June 29, 2011

Mouhaydin, 27, worked as a laborer and a cleaner in Libya before the war. He arrived at Shousha camp in March with his wife. She died on a boat to Europe in April. 



Tunisia 2011 © Eric Bouvet/ VII Network

Mouhaydin is one of thousands of sub-Saharan Africans stranded at refugee camps on the Tunisian-Libyan border.

Some 3,000 sub-Saharan Africans are stranded in camps at the Tunisian border with Libya. Most had fled violence or repression in their own countries in search of work in Libya. Due to the war, they had to flee. But due to the situations in their native countries, they cannot be repatriated, and are therefore stuck where they are, their futures uncertain.

Many had been detained while they were in Libya. Others have lost relatives—parents, husbands, wives, or children. Some were physically injured. Some have endured severe psychological trauma. And now tensions are building in Shousha, the unsurprising result of the collective circumstances of the people in the camps. Despite past experiences, many would actually prefer to go back to Libya. Despite the dangers, many would rather risk the perilous and sometimes fatal journey across the Mediterranean to Europe.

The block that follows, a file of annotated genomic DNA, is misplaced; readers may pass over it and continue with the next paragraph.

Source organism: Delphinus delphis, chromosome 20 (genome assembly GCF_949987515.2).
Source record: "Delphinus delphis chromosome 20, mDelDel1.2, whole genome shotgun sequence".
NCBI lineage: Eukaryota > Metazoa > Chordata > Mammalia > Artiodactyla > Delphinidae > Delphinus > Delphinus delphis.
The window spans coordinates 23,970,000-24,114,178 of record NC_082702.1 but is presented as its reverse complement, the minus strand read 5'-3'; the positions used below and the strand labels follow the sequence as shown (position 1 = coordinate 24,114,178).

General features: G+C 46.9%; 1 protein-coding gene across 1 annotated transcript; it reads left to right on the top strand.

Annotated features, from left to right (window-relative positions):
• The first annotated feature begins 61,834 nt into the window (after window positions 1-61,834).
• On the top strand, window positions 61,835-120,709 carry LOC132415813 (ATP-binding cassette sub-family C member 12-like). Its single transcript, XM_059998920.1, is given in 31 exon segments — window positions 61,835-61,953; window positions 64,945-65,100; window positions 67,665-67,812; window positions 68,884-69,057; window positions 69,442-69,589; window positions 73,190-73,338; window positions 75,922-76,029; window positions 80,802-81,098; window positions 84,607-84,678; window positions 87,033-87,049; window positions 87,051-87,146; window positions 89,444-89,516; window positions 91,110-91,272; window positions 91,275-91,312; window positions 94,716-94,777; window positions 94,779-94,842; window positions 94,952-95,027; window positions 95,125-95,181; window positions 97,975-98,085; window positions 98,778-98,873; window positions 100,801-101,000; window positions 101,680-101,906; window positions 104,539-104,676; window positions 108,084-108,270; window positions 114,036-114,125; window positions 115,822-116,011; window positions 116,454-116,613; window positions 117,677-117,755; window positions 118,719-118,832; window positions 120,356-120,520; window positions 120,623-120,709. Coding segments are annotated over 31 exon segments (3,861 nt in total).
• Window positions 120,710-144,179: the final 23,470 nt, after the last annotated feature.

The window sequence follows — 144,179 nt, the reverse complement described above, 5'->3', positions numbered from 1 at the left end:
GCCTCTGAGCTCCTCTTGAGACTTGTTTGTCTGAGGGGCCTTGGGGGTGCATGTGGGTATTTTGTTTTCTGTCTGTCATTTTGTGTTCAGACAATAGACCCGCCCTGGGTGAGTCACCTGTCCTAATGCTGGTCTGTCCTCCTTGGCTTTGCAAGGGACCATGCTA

Doctors Without Borders/Medecins Sans Frontieres (MSF) has been working in the camps for several months, offering medical and psychological care, and collecting testimonies such as this one: 

Mouhaydin, 27, from Somalia, was working as a laborer and a cleaner in Libya. He arrived in Shousha in March. His wife died on a boat to Europe.

"I left Somalia in 1994 because of the war. When my father was killed, my family fled to Ethiopia. They still live there. I am the eldest child and need to support my family. I decided to go to Libya and beyond, to find work and build a future.

I arrived in Libya eight years ago. I was working as a laborer and a cleaner. Life was difficult. We were treated like slaves.

When the war broke out, the situation became very frightening for foreigners. I had to flee this country too.

I arrived in Shousha camp on March 6, with my wife. We got married in Libya. She was three months pregnant. One day, she decided to return to Libya with a group of people who convinced her to take a boat to Europe. I saw her one morning, and never saw her again. She died on a sinking ship on April 5.

I am very sorry she didn't tell me of her plans. I have been deeply sad since. I try to occupy my mind not to think. I have difficulties sleeping at night.

I keep myself busy working as a volunteer for Medecins Sans Frontieres, responsible for the registration of patients seeking medical care. In Somalia, I worked for eight years with MSF before the war. I am also a translator from Somali to French, as there are many Somalis in the camp who need assistance.

Life in the camp is becoming increasingly difficult, in particular since the incidents in May. Tents were burnt down and violent clashes killed and injured a number of refugees. For children, the living conditions are even tougher.

I have an uncle in Canada. I hope he can help me. I need to find a solution, a small place in a country where I can live in peace, and finally have a future."